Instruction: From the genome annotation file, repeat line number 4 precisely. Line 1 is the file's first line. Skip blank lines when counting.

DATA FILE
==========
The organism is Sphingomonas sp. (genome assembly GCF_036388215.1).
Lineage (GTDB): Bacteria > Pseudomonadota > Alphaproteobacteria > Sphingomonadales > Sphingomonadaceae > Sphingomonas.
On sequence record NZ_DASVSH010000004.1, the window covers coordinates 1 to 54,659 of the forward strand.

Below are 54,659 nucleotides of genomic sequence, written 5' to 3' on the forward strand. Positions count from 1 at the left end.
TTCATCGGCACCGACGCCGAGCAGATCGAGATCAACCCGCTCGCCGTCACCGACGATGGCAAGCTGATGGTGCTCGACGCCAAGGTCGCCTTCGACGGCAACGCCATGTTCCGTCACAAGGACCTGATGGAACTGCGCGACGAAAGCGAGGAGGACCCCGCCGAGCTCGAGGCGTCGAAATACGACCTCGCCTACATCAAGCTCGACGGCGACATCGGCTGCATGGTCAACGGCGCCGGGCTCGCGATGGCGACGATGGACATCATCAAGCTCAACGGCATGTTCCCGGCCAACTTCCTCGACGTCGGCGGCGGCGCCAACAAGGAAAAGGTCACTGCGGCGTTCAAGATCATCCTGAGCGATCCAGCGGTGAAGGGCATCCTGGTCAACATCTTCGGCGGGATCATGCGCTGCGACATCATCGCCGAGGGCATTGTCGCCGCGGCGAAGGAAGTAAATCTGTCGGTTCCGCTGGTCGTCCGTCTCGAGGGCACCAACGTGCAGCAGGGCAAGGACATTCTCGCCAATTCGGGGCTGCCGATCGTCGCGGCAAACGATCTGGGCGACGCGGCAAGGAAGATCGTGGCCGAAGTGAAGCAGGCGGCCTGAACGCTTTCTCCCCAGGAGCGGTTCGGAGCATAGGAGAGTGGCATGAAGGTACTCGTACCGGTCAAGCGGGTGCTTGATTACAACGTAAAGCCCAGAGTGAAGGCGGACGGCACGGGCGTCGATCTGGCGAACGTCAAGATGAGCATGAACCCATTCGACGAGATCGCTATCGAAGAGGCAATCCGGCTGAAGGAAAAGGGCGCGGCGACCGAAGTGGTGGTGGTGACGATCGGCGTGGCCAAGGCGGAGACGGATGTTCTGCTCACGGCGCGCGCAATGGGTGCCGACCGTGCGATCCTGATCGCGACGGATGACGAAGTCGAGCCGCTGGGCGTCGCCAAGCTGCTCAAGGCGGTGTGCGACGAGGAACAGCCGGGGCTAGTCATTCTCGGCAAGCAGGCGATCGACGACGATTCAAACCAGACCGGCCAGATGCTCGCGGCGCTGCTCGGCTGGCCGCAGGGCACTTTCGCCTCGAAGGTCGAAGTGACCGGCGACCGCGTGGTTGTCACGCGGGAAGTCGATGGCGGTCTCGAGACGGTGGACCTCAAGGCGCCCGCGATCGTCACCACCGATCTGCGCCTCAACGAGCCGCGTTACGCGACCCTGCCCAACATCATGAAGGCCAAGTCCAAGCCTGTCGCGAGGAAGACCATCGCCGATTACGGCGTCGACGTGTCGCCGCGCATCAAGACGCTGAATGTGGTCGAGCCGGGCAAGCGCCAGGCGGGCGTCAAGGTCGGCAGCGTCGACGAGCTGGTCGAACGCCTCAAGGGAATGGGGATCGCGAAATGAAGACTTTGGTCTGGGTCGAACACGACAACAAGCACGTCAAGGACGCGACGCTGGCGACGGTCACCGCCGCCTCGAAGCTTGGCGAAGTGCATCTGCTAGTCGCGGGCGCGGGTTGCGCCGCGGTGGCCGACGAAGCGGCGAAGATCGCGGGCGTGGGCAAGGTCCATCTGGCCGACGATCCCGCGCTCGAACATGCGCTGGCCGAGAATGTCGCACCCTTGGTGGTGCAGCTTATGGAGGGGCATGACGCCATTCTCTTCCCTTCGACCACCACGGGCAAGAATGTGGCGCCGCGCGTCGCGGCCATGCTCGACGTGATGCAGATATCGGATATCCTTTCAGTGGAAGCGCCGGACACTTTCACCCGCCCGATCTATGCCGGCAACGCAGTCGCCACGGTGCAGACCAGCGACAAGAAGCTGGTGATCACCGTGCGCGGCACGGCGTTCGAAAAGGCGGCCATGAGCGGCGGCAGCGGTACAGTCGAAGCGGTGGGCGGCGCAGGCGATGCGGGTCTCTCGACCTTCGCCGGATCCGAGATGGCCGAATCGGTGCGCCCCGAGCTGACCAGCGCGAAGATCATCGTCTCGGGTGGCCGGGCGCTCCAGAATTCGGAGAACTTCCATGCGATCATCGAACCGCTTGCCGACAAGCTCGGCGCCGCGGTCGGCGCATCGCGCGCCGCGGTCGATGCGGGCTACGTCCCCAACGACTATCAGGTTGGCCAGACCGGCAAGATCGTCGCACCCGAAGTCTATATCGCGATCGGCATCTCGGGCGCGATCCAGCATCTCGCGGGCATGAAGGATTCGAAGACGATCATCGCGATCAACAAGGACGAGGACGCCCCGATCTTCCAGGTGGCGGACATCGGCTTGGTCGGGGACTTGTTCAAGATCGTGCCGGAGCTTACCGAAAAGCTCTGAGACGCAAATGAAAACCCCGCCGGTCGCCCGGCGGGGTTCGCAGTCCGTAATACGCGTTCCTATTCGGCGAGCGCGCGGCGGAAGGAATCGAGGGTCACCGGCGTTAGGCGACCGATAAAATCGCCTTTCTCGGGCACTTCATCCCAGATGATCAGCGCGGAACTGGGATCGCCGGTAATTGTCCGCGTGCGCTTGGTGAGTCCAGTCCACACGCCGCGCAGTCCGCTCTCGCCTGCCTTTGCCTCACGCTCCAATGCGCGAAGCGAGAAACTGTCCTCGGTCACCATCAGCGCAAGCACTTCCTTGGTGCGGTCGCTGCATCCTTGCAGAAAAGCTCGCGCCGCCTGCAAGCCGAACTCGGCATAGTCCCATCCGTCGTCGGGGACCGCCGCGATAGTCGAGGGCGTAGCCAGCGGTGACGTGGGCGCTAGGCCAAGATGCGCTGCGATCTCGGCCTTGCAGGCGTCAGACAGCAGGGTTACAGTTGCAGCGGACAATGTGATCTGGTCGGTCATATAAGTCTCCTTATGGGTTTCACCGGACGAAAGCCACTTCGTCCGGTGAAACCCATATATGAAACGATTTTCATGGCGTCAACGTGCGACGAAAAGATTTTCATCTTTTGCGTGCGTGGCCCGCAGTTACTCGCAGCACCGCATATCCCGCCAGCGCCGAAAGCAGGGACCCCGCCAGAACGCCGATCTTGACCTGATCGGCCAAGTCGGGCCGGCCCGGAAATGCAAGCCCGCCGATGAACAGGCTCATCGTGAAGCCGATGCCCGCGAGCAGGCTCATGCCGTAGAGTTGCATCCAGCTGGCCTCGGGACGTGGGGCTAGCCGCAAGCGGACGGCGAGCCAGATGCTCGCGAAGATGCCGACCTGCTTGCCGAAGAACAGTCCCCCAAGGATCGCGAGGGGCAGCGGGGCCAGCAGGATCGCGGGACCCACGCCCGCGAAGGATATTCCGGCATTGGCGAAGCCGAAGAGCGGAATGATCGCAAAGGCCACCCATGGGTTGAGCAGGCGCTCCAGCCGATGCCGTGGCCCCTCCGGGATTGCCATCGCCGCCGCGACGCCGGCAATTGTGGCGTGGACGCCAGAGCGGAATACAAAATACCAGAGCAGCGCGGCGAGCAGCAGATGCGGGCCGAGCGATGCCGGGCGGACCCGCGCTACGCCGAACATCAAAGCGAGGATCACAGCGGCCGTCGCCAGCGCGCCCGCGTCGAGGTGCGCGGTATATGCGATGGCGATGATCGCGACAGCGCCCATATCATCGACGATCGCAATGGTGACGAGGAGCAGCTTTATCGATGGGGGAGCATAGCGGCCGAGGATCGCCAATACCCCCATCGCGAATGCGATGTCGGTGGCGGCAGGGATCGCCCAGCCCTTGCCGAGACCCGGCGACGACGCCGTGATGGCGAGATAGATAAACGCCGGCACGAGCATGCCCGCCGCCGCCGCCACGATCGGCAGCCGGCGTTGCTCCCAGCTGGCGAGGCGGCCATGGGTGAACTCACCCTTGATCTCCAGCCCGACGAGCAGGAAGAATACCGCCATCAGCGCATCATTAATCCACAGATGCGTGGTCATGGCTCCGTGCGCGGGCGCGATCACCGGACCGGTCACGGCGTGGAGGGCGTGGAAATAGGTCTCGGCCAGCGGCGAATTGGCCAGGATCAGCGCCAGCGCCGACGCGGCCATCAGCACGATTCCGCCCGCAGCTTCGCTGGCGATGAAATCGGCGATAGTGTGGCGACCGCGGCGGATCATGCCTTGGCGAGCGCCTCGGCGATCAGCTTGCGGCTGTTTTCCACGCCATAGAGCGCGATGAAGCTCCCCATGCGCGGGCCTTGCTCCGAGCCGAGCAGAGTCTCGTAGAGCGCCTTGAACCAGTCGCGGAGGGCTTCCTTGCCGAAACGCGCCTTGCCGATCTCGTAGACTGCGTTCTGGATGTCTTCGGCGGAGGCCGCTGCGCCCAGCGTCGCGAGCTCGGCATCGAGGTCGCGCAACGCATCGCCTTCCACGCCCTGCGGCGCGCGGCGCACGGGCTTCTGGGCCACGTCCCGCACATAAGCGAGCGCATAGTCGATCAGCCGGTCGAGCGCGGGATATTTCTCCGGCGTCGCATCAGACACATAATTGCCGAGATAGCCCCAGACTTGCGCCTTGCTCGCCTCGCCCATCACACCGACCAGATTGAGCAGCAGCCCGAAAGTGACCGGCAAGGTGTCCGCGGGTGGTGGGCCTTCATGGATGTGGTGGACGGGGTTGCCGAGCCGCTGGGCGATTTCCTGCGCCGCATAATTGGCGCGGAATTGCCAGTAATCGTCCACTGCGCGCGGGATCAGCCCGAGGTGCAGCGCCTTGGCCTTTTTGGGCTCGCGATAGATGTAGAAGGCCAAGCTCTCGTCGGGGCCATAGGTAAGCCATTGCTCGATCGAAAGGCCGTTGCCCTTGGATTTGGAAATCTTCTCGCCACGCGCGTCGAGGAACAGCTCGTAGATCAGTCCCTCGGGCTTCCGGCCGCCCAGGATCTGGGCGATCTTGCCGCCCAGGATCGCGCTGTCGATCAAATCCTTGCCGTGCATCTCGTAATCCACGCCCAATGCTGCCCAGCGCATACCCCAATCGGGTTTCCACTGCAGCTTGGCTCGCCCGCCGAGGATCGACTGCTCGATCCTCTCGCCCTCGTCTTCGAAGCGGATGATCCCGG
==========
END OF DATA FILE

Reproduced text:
Below are 54,659 nucleotides of genomic sequence, written 5' to 3' on the forward strand. Positions count from 1 at the left end.